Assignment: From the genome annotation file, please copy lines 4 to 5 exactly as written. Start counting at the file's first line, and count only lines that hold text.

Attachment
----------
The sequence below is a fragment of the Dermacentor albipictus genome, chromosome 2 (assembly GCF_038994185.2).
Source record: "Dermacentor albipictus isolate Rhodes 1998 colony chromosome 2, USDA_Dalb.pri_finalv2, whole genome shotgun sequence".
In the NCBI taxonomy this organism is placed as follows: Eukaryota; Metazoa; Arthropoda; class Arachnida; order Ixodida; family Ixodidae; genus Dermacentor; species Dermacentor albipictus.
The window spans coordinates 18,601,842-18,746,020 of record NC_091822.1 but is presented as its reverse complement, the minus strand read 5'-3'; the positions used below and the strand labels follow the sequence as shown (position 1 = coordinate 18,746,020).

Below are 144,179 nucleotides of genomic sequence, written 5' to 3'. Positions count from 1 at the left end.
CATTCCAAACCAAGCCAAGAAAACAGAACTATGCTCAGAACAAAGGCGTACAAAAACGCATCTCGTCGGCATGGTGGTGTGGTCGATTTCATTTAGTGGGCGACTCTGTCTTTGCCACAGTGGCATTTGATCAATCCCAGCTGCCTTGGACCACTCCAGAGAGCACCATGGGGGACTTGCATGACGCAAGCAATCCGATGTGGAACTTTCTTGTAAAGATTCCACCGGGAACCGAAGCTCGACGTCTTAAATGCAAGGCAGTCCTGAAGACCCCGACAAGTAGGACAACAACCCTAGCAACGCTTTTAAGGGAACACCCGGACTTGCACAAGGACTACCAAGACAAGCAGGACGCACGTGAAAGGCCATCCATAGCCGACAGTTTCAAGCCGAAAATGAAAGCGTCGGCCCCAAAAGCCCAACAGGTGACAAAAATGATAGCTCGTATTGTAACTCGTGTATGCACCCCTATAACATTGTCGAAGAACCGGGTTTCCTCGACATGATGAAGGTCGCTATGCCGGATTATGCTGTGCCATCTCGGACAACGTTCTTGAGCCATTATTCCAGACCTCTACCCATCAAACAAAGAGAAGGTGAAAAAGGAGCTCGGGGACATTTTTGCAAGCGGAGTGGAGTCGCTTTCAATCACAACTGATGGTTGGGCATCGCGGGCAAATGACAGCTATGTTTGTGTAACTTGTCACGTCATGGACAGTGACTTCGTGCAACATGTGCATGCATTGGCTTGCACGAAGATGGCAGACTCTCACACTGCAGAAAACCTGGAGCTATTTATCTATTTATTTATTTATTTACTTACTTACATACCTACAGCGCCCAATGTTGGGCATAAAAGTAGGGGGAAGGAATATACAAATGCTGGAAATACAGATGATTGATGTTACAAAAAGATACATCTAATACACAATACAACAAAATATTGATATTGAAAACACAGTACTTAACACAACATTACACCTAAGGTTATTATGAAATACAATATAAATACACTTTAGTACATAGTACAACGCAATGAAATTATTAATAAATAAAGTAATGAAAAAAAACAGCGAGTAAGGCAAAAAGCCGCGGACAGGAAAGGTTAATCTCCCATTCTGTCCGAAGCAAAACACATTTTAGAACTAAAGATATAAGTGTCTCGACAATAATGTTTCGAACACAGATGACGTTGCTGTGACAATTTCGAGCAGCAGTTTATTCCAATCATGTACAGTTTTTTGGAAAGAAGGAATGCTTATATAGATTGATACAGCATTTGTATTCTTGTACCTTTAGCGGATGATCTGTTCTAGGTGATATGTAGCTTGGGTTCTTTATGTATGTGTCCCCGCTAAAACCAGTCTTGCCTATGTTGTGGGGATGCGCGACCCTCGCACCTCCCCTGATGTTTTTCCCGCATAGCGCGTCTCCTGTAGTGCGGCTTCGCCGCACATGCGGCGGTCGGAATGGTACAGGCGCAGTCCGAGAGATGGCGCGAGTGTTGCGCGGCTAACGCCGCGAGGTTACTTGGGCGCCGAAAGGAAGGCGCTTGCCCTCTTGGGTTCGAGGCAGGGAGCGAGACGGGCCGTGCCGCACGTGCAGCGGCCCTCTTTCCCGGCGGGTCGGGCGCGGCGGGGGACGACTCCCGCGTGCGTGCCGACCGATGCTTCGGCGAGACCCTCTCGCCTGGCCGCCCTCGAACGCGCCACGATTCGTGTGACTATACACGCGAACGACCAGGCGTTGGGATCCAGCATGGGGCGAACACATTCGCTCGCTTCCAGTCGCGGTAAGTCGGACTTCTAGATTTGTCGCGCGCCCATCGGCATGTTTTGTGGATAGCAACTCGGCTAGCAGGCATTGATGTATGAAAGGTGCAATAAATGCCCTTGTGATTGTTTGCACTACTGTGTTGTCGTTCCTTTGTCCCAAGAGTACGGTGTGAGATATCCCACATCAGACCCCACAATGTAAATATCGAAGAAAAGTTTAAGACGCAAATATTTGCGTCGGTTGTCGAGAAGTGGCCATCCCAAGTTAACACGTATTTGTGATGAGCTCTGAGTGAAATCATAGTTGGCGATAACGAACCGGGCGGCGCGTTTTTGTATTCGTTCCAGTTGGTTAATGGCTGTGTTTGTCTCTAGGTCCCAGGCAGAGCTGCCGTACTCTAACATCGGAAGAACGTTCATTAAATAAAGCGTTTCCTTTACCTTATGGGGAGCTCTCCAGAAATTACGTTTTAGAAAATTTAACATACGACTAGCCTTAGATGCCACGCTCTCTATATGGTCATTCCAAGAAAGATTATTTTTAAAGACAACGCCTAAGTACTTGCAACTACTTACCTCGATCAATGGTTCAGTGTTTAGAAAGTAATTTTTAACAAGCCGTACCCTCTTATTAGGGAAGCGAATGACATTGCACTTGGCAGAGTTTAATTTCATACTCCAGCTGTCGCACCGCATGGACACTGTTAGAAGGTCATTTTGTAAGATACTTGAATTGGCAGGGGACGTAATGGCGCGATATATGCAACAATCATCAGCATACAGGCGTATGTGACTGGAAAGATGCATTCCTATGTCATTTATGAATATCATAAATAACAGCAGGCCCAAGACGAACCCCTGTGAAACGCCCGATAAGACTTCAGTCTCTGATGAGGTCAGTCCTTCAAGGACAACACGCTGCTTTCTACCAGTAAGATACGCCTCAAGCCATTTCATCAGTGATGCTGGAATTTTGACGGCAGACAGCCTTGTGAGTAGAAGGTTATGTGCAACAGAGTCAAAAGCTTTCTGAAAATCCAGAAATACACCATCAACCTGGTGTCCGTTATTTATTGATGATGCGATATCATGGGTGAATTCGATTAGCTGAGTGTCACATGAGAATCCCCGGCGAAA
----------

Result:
The window spans coordinates 18,601,842-18,746,020 of record NC_091822.1 but is presented as its reverse complement, the minus strand read 5'-3'; the positions used below and the strand labels follow the sequence as shown (position 1 = coordinate 18,746,020).

Below are 144,179 nucleotides of genomic sequence, written 5' to 3'. Positions count from 1 at the left end.